From: John Delacour (JD@BD8.COM)
Date: Wed Jan 14 2004 - 19:10:44 EST
At 2:19 pm -0800 14/1/04, John Hudson wrote:
>Han-Yi provided a list of *keyboards* and indicated that Mac Office
>will support 'input, display and basic editing of Unicode characters
>associated with' those keyboards. I think your question, Peter, is
>what will Mac Office do with characters not associated with those
>keyboards? Obviously they won't claim any support for *input* but
>what about display and editing?
What is input by a certain keyboard layout is entirely at the
discretion of the designer of the layout. If I want to type small
Greek Alpha with perispomeni, I can use the hex input to type either:
a) option + 1fb6
a) option + 03b10342
The resultant character will be identical.
The keyboard layout I use for polytonic Greek uses only pre-composed
characters because that's the way I've written it. It would be quite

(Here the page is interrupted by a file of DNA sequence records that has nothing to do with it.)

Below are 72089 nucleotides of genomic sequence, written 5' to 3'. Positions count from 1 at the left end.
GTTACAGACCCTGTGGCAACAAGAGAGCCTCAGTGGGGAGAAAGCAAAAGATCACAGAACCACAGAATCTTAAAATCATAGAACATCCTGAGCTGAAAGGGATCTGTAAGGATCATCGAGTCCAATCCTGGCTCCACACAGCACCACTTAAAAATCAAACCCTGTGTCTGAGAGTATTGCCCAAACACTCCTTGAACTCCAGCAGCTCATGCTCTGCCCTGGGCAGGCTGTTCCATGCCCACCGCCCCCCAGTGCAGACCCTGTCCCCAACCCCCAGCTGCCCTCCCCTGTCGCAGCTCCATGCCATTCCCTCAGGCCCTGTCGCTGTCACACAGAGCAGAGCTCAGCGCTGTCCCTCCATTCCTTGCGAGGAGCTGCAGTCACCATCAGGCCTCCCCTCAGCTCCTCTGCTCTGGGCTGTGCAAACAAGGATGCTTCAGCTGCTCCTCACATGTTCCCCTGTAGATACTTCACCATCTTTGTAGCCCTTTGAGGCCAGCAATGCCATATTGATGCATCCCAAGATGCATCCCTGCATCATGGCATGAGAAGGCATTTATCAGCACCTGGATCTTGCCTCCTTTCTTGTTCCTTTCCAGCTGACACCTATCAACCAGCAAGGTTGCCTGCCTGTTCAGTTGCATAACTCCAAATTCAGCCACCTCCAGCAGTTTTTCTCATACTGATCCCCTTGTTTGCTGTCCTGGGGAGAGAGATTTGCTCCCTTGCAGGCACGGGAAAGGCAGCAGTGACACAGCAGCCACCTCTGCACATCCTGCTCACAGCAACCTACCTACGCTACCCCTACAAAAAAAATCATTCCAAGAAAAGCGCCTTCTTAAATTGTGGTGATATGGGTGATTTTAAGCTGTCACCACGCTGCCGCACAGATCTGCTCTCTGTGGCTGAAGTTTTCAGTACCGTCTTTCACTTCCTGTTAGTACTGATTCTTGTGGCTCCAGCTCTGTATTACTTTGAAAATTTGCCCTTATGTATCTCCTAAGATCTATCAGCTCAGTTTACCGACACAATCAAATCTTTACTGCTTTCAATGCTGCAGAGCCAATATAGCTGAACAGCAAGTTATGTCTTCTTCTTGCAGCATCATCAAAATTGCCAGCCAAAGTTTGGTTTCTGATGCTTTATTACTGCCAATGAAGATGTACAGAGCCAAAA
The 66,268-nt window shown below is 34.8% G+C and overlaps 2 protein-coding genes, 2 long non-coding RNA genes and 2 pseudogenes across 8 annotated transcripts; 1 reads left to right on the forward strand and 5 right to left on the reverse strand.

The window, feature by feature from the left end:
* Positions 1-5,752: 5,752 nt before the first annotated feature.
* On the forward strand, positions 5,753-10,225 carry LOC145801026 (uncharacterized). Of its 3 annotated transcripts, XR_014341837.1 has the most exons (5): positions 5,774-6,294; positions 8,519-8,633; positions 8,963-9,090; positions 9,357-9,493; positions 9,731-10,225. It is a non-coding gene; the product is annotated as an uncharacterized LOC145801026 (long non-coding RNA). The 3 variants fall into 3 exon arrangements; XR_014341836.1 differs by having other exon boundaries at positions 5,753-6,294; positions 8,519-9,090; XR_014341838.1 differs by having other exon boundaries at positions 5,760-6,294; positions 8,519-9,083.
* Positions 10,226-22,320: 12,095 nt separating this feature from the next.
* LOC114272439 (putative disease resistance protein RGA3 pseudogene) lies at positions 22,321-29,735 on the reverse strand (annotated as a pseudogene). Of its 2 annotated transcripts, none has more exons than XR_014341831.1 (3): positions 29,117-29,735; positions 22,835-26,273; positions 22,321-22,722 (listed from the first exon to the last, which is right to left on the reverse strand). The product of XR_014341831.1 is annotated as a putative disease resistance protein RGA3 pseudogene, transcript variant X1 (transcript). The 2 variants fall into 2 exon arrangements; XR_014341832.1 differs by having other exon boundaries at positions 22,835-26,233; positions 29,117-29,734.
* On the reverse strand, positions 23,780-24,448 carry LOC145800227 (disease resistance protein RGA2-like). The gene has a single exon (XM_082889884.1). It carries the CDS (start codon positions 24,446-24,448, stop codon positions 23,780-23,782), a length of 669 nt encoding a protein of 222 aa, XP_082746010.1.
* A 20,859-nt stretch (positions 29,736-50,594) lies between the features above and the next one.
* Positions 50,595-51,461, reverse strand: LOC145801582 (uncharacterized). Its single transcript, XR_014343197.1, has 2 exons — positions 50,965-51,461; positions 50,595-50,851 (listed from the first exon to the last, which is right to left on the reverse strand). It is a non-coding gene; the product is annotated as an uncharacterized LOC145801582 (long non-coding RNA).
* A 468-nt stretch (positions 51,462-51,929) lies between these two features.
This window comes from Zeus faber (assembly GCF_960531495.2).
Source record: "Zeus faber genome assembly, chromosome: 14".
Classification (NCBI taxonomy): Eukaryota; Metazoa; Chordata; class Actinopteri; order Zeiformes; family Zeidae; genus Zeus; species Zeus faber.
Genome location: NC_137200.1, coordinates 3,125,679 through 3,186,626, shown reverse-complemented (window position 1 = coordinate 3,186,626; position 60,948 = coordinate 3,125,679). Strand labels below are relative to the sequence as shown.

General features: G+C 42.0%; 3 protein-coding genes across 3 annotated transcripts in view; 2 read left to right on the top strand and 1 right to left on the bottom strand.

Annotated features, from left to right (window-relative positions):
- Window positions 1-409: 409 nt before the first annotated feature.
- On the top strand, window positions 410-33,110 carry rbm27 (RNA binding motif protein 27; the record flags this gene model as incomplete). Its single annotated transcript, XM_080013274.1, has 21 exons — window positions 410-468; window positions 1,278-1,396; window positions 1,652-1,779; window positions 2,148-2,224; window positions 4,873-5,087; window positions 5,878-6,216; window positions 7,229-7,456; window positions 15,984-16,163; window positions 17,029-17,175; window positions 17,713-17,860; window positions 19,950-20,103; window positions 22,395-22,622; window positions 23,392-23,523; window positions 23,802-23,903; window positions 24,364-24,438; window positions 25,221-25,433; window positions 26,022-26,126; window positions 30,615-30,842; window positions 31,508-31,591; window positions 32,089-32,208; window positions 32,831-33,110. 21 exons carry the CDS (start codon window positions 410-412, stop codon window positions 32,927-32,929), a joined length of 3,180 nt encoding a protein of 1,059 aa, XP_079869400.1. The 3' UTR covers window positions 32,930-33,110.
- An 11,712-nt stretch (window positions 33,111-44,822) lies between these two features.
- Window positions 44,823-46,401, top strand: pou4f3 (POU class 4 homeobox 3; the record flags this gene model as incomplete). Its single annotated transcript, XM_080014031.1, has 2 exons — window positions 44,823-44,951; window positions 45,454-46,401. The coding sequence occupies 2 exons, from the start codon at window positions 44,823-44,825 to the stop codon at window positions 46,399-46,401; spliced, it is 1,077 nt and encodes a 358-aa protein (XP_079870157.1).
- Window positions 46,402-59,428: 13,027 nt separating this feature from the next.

simple to have it type either or both with the same keystroke or any
If I want to type Lao, I get a keyboard layout to do so. Once I have
it, I can type Lao in any editor that supports Unicode. That's all
there is to it.
The keyboards are nothing to do with Microsoft surely? If they feel
like bundling certain keyboards with Office, well and good. That
won't mean you have to use them and it won't mean you can't use your
own layouts or layouts downloaded from sites that do layouts. I
really don't see what the problem is.
If parts of the new MS suite have difficulty rendering any particular
sort of text, then that would be hardly surprising for applications
that haven't even been released yet and any rough edges, if they
exist, would be tidied up in due course.
I can understand the great scepticism expressed in some postings
here, having used Nisus since 1990 or so and never used Word because
it wasn't capable even of dealing with legacy two-byte scripts. I
will almost certainly continue to use Nisus, but at least now I shall
have a choice.
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